Appellant urges that it is apparent from the record that Oglesby did not know the following: 1. That the transactions out of which the securities arose originated in the bank and from beginning to end were managed and controlled exclusively by the bank. 2. That the bank received profits as promoters in the creation of these *29securities as well as profits in the distribution of such securities and was the owner of all these securities. 3. That the values placed on the properties securing the notes and bonds were fixed by the bank and that in many cases the values of the properties were less than the face value of the securities issued. 4. That the bank advanced principal and interest instalments when the borrowers were in default and thereby concealed such defaults from Mr. Oglesby and other investors. 5. That the bank’s representations to Oglesby that his money would be and was safely invested and that the bank was fully representing him were untrue. In conclusion appellant insists that she has shown by clear and convincing evidence that the bank was guilty of fraud in its dealings with her deceased husband; that a fiduciary relationship existed between them at the time of all the transactions in question; that appellees have not only failed to establish the fairness of the bank’s dealings with him by clear and convincing evidence, but that on the contrary the evidence clearly discloses that the bank took unconscionable advantage of him and grossly abused the confidence so reposed; that the bank acted in a dual capacity for its own gain without disclosing such facts to him; that appellant has rescinded the contract and tendered back the property to the bank and to the receiver, and that the receiver holds the money which Oglesby paid to the bank as a constructive trustee for her.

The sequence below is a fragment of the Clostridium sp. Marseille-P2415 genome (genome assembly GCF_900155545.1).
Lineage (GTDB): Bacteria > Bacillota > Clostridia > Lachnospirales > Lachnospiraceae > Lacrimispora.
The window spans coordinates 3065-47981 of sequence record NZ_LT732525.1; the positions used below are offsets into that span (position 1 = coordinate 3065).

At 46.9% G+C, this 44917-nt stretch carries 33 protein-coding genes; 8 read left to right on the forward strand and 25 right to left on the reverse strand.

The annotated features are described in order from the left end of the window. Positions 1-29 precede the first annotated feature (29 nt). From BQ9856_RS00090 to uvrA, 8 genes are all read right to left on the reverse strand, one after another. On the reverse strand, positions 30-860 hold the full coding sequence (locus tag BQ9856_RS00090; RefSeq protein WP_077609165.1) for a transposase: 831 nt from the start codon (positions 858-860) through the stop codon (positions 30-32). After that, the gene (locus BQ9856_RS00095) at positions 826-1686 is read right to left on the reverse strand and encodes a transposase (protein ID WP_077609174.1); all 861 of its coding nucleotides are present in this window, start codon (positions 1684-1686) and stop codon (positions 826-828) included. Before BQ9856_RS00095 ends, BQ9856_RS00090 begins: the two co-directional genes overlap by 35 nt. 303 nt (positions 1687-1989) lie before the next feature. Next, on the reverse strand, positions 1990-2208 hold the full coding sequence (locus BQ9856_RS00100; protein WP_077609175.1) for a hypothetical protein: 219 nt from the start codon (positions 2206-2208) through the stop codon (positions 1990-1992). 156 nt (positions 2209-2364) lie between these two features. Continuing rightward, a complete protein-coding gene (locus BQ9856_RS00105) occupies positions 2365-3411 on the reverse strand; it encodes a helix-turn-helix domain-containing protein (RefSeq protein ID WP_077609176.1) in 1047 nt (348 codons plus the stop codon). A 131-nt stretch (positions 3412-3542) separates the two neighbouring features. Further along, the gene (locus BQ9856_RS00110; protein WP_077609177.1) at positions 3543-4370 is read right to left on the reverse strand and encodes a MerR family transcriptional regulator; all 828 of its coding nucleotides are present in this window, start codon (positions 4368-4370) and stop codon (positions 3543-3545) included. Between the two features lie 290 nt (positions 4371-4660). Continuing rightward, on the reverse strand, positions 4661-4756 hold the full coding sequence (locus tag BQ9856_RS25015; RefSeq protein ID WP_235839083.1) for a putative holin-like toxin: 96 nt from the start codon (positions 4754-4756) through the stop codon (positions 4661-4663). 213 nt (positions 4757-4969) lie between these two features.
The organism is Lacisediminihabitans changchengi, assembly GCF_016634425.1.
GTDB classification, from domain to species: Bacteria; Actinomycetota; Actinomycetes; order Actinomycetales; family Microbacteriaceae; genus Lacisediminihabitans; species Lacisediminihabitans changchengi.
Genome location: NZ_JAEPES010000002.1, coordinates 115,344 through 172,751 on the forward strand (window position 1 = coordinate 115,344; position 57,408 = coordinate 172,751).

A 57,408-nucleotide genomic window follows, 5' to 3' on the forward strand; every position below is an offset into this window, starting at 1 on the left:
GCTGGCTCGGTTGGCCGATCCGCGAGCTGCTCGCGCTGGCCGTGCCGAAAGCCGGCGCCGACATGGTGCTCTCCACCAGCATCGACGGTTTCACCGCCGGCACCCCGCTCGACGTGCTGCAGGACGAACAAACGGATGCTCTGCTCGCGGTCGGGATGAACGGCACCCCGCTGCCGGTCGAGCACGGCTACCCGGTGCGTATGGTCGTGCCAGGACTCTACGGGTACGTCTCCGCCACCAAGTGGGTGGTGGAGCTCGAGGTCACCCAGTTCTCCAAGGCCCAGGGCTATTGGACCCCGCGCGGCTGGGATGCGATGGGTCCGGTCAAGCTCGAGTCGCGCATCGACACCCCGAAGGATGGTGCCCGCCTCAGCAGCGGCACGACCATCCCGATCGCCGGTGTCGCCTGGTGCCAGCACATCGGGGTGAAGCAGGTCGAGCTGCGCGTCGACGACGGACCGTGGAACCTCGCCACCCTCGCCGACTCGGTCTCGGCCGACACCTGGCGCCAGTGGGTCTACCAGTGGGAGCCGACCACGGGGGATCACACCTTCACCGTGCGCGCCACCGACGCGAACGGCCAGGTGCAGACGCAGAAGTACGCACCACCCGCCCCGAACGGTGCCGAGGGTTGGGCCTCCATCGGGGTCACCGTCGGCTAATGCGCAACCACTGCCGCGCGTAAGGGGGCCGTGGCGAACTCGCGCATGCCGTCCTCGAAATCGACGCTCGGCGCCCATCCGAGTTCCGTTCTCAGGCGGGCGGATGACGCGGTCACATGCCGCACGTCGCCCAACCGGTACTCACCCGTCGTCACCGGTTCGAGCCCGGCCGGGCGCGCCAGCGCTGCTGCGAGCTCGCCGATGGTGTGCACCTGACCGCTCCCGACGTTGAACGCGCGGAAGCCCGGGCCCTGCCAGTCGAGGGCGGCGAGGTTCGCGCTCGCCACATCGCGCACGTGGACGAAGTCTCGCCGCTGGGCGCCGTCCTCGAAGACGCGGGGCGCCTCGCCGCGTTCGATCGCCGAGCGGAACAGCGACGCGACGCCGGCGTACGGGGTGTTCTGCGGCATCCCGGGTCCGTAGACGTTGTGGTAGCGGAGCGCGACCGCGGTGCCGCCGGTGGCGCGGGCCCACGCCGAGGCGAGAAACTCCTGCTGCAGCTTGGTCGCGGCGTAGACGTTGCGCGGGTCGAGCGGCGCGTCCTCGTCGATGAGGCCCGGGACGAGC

In support of the decree, appellees maintain that in the original petition Oglesby based his claim on certain repurchase agreements. We have examined the petition, which is verified, and find that it is grounded on the repurchase agreements and not on charges of fraud and a fiduciary relationship giving rise to a constructive trust. While the case made by the original pleadings was being heard before the master, the Supreme Court rendered its decision in Knass v. Madison & Kedzie State Bank, supra, holding that repurchase *30agreements by banks were ultra vires and void and against public policy. The petition for rehearing in that case was denied on February 8,1934. On December 12, 1938, by leave of court, Oglesby filed his amended petition. The original petition was signed and sworn to by John G. Oglesby. The amended petition is based on a different theory than the original petition. It alleges that Oglesby did not have any knowledge that the bank owned or was in any way interested in the securities, prior to the closing of the bank. It also relies on a fiduciary relationship between the bank and Oglesby and the abuse of that relationship. It also relies on allegations of fraud and maintains that the facts alleged give rise to a constructive trust. Appellant replies that there is in fact no material inconsistency between the original and the amended petition, and that in any event it is an elementary rule that where, as here, an amended pleading is complete in itself and does not refer to or adopt a prior pleading, it supersedes it and the original pleading ceases to be a part of the record. Appellant also argues that the Knass case expressly recognizes the right of an investor to repudiate repurchase agreements where there has been actual fraud, or the abuse of a fiduciary relationship and to recover back the funds so acquired by the bank. We agree that as a matter of pleading, appellant is right in his contention that where an original pleading is amended by another pleading which is complete in itself, making the original pleading a part of the amended pleading, the original pleading, though it is still a part of the record, is superseded by the amended pleading and is no longer a part of plaintiff’s averments. (Maegerlein v. City of Chicago, 237 Ill. 159.) We are of the opinion, however, that verified allegations may be introduced as admissions. .The admissions of a party to a fact, no matter how made, may be given in evidence against him. Common law pleadings are admissible in evidence. (Soaps v. Eichberg, 42 Ill. App. 375.) It has been held that even though an *31original answer has been withdrawn by leave of court and an amended answer filed, admissions in the first answer are competent evidence against the defendant filing the same. People’s Bank v. Wood, 207 Ill. App. 602; Parish v. Bainum, 202 Ill. App. 563. In Blakeslee v. Blakeslee, 265 Ill. 48, p. 52, the court said: